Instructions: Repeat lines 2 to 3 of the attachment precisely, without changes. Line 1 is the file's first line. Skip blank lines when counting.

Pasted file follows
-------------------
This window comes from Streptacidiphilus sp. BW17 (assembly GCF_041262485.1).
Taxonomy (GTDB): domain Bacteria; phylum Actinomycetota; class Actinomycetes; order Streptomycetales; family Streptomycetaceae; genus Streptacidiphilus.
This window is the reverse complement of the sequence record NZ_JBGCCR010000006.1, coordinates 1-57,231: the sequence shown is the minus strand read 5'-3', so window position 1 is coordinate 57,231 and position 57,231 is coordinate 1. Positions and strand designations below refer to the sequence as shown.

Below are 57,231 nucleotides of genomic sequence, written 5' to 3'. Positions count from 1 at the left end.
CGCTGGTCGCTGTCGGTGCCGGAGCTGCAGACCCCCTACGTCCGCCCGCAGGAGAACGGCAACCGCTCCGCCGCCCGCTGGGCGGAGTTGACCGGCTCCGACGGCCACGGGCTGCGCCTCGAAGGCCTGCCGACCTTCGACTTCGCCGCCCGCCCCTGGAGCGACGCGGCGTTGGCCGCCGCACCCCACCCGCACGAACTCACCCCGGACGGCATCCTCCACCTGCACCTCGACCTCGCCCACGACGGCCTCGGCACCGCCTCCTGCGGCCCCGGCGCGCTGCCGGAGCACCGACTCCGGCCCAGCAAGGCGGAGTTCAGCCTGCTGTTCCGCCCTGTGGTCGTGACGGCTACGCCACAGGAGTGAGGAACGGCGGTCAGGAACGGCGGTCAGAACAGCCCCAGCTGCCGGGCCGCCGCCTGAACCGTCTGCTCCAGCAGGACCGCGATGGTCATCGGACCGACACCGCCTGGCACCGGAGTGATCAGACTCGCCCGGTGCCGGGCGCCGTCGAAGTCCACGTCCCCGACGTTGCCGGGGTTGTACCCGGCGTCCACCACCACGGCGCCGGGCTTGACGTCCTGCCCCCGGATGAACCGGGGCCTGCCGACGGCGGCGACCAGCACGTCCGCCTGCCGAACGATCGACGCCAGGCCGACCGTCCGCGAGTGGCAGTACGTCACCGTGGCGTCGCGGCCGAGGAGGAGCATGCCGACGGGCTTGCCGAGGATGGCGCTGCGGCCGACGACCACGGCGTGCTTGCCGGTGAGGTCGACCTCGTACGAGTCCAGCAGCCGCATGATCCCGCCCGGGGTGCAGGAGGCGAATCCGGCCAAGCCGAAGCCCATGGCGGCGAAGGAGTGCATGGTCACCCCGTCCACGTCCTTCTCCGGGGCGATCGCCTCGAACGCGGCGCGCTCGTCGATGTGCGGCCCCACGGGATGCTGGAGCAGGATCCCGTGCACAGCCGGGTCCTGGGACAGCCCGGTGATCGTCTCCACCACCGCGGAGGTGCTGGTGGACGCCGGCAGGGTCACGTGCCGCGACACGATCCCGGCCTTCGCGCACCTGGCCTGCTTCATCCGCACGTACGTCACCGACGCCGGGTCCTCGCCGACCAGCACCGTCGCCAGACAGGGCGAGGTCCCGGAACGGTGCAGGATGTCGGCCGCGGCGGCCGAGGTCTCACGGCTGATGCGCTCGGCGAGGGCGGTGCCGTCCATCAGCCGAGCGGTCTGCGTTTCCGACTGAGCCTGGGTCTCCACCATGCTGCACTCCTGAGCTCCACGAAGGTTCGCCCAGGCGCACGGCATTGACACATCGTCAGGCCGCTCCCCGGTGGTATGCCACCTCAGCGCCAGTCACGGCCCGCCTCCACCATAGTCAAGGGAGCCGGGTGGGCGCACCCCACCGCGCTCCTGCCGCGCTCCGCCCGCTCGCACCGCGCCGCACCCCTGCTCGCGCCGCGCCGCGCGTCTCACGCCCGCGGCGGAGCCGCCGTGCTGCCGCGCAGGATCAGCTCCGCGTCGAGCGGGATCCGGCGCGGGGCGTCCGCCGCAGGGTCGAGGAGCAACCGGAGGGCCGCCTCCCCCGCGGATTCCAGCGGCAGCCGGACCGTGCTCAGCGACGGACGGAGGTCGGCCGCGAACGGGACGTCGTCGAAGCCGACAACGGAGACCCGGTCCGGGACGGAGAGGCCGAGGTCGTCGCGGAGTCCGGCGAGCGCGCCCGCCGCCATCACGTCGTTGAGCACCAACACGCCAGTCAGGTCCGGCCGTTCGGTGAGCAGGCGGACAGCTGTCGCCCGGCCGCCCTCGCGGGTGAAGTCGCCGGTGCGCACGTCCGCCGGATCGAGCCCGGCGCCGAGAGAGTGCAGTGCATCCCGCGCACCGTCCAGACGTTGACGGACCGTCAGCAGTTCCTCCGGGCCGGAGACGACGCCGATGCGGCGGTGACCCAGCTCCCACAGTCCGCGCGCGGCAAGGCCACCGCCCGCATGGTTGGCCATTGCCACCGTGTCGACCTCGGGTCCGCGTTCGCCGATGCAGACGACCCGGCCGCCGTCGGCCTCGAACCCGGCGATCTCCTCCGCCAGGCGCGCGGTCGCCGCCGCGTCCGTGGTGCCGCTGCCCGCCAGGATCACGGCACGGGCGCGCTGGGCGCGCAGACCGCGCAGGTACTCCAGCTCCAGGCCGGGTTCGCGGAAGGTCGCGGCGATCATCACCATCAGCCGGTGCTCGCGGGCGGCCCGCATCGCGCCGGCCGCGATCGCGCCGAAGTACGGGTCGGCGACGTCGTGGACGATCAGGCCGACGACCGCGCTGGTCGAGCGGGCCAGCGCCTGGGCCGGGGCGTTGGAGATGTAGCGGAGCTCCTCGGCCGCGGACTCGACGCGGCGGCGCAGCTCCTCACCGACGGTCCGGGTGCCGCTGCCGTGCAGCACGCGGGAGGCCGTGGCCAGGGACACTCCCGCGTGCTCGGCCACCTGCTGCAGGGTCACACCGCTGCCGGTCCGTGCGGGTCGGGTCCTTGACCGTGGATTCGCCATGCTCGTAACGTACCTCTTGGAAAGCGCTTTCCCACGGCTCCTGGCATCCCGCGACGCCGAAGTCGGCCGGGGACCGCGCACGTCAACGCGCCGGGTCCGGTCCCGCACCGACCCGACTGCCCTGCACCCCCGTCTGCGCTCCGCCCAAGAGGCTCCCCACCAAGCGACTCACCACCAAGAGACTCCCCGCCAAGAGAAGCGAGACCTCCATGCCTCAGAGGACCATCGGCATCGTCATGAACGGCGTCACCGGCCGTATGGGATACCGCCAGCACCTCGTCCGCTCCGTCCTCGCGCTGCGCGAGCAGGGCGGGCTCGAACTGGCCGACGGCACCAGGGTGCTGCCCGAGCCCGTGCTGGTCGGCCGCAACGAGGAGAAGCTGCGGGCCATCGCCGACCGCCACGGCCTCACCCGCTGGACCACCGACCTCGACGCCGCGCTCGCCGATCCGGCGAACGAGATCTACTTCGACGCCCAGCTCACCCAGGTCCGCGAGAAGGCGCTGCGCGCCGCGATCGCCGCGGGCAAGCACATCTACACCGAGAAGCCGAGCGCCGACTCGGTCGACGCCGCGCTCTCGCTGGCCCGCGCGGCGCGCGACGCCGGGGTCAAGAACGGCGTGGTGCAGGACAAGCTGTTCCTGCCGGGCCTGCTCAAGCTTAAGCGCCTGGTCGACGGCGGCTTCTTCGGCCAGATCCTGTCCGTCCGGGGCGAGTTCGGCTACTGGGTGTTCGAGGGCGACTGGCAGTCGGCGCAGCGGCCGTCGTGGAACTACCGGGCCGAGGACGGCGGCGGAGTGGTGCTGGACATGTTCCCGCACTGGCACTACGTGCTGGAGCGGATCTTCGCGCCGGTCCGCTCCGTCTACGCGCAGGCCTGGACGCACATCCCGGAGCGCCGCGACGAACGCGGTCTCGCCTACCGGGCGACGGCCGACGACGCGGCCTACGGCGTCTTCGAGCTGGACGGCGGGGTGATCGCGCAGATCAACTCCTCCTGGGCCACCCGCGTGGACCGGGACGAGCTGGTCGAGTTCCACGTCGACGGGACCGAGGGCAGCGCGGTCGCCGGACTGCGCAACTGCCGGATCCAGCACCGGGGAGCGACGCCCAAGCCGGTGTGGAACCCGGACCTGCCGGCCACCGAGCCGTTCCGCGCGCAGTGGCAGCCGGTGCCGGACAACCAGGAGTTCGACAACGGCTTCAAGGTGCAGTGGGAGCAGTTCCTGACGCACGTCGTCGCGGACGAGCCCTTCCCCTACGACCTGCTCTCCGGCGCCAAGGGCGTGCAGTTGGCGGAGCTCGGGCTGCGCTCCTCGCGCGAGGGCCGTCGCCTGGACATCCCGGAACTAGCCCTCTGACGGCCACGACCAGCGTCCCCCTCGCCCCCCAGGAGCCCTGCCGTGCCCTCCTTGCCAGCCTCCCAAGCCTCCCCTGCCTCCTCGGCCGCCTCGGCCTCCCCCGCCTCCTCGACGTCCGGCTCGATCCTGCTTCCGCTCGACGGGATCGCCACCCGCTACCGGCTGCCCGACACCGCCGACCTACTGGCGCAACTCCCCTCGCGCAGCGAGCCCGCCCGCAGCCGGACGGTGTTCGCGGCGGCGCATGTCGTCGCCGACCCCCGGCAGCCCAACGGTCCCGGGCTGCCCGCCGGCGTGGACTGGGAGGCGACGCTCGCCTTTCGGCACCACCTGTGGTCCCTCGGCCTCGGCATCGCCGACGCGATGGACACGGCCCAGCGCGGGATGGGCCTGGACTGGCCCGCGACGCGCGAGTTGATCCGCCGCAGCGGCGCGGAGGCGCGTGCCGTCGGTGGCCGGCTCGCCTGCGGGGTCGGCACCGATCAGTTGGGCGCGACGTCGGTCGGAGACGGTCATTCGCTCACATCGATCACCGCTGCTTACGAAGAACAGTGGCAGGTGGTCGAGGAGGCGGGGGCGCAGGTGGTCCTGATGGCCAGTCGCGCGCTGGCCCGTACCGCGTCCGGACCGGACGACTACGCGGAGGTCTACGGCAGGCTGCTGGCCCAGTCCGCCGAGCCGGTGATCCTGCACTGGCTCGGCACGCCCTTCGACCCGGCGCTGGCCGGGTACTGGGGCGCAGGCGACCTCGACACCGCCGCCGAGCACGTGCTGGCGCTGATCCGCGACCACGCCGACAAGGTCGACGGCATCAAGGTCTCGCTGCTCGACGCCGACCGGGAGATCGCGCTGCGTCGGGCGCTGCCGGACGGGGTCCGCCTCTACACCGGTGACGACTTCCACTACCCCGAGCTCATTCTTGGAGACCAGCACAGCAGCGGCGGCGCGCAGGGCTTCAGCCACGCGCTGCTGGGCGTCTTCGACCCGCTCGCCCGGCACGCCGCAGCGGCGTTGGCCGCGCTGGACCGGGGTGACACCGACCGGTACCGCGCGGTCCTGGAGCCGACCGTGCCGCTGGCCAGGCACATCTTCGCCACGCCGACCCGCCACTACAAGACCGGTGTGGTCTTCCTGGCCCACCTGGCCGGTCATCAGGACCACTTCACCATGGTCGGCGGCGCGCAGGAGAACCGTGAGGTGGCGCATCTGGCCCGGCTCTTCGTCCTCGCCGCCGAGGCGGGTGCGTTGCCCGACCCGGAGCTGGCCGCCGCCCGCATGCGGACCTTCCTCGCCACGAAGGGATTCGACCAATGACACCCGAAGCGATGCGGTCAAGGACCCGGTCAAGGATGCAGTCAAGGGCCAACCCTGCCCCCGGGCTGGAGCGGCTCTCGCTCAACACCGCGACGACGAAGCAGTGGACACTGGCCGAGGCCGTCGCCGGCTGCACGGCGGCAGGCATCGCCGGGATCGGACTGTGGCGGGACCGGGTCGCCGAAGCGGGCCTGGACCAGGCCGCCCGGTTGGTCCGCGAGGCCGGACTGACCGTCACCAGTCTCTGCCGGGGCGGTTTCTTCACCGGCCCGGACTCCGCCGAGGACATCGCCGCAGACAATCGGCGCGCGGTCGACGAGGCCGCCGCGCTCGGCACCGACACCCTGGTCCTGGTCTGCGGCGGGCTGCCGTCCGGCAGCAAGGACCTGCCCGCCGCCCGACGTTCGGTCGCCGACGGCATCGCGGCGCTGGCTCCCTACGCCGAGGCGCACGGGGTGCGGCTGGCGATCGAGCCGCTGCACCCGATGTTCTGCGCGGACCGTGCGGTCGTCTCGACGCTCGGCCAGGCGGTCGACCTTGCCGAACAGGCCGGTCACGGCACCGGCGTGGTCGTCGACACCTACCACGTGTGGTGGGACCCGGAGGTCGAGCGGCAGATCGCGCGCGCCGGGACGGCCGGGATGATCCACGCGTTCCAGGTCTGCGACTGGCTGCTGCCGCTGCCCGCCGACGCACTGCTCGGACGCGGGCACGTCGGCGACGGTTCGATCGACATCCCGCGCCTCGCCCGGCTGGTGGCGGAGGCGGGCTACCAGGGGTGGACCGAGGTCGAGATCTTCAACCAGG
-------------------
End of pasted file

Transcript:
Taxonomy (GTDB): domain Bacteria; phylum Actinomycetota; class Actinomycetes; order Streptomycetales; family Streptomycetaceae; genus Streptacidiphilus.
This window is the reverse complement of the sequence record NZ_JBGCCR010000006.1, coordinates 1-57,231: the sequence shown is the minus strand read 5'-3', so window position 1 is coordinate 57,231 and position 57,231 is coordinate 1. Positions and strand designations below refer to the sequence as shown.